Cain: I think that’s right. There are some people for whom the introvert label is like, “OK, that really is me.” And then there’s other people where they just have that experience from time to time, maybe they have it in a back-to-back day of company meetings or something like that. What’s really happening is, for all the talk about how we’re disappearing into our isolated technologies, we still are living in a culture that really does expect us to be on a remarkable percentage of the time, often with people who we don’t know that well or have never even met before. Which isn’t necessarily what we’re evolved to do, and so that’s difficult for most humans.

Anderson: Let’s talk about that. So we can agree that there is a large group of people who have strong introvert feelings for at least a good portion of the time. How can we be kinder to them? What are some of the things that we can do better?

Cain: First of all, being kinder is great and I wish that were enough impetus, but I’ll give people another framework [to think about]. We did one study of companies and found that the majority of people believe their organizations are not harnessing the talents of the introverted half of their workforces. So it’s really a bottom-line question as well.

Anderson: What’s distinctive about the talents of introverted people?

Cain: There’s so many different ones. I’ll start with a counterintuitive one, which is people assume that introverted leadership would be less effective. But the studies that we have and lots of the anecdotal data that we see out there suggests that introverted leaders actually deliver pretty great results. The studies show that the extroverted leaders, the charismatic ones, tend to get paid more, but they’re not necessarily delivering better results.

So we’ve got a massive waste of potential, of [introverted] people who could be really effective leaders. At the same time, there’s this data showing effective introverted leadership and there’s a different pile of data showing that introverts tend to get passed over for leadership positions. We’re not using our talent. People assume that if you’re introverted, you wouldn’t be competitive or ambitious, and that’s not necessarily so. It just shows up differently.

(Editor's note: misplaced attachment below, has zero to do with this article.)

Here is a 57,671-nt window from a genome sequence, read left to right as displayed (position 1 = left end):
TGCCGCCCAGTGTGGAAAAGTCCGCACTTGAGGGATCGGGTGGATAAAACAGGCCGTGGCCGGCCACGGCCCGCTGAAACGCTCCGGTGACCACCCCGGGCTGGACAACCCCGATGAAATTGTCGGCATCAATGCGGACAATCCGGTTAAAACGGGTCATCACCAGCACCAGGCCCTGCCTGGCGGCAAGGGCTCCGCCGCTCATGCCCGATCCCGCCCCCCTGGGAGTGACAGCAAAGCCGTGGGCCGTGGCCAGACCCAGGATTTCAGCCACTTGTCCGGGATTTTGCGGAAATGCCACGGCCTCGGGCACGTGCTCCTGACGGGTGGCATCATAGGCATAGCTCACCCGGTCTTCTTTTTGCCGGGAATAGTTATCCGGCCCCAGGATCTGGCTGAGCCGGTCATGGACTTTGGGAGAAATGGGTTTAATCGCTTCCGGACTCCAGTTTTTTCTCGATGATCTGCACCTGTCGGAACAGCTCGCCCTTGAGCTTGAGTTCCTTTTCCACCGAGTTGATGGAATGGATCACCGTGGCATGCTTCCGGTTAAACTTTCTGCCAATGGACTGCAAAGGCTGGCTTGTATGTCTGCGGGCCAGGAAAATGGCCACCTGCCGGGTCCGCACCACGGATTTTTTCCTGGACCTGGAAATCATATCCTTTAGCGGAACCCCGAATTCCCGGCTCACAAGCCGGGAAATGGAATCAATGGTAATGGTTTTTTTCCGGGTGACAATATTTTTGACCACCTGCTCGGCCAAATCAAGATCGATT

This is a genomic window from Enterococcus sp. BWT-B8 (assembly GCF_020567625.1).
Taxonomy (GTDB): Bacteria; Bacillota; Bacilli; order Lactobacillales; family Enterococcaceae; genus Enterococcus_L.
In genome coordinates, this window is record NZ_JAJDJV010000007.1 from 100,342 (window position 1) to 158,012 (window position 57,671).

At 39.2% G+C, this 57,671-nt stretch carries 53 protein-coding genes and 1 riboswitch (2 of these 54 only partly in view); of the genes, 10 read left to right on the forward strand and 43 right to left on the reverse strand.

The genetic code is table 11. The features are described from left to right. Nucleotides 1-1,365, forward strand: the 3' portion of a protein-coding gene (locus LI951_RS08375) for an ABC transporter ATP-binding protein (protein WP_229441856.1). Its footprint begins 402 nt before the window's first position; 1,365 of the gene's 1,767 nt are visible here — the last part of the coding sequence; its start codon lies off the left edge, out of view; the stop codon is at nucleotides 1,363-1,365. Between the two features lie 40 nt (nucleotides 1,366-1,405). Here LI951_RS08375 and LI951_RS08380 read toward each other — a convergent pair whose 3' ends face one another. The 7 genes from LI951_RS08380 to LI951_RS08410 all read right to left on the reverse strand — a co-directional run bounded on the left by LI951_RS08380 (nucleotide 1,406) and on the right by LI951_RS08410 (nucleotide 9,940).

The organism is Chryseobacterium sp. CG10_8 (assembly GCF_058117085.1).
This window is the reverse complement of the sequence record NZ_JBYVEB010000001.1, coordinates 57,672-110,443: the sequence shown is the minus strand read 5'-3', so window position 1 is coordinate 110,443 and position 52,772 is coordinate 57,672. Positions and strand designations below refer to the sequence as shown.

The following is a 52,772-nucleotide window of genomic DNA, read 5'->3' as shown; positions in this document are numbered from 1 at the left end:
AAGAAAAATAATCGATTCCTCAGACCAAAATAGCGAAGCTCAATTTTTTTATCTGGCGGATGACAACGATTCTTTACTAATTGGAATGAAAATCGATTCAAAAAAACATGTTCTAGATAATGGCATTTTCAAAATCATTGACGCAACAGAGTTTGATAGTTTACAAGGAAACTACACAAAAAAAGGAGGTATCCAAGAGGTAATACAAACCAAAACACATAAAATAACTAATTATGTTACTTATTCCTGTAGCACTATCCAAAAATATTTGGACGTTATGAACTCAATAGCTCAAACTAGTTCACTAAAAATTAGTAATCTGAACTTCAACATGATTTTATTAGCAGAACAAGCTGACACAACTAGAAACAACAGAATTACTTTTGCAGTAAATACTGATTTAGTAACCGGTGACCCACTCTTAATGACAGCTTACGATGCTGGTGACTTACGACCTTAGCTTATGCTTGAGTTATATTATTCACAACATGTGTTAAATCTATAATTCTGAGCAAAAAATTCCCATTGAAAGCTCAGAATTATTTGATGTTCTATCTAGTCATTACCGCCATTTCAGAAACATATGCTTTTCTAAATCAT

Anderson: What are the main misconceptions that people have about introversion?

Cain: Well, there’s a lot of them, but I think the biggest, biggest one probably is the idea that introverts are antisocial or misanthropic. Most people really do assume that on some fundamental level, and it’s not [true] at all. It really is about the wish [for introverts] to socialize differently and wanting to allot your social energies in very different ways from what might be conventional.

Anderson: If you were running an organization and you wanted to boost introverted leaders, how would you identify them?

Cain: What I always say to companies when I go in is: Just pick one person you know in your company and who you would describe as super-talented but who is not a so-called natural leader. What could you be doing to advance that person?

Very often, the best step is to just sit down with that person and let them know how much you’ve noticed and appreciated what they’ve been contributing, and find out from them what their wildest dream career looks like one or three or five years from now. People assume that the quiet person is gonna be less ambitious, and so you might be shocked to find out that if you really encourage the dreamy version of their career, it actually looks quite bold.

Then, once you know what it is, you can, together, be plotting with them: “Well, how can you get from A to B?” And how can you help them draw on the strengths they already have? And where are the places that they can, little by little by little, step outside their comfort zone?

Anderson: Can you talk more about the introvert/extrovert issue at work? I know you’ve got fairly passionate opinions about how offices could and should be organized.

Cain: Before I started writing, I had been a lawyer. At least back then, it was the standard that lawyers had their own offices. So I had this lovely little space looking out at the Statue of Liberty.

Then I started writing Quiet, and I went and I plopped myself in Silicon Valley for a while when I was doing research. I figured this is gonna be the place that will be a nirvana for introverts, so I wanna see what they’re doing right. The first thing I found is, in company after company, they were all situated in these big, open office plans, with really no space to get away.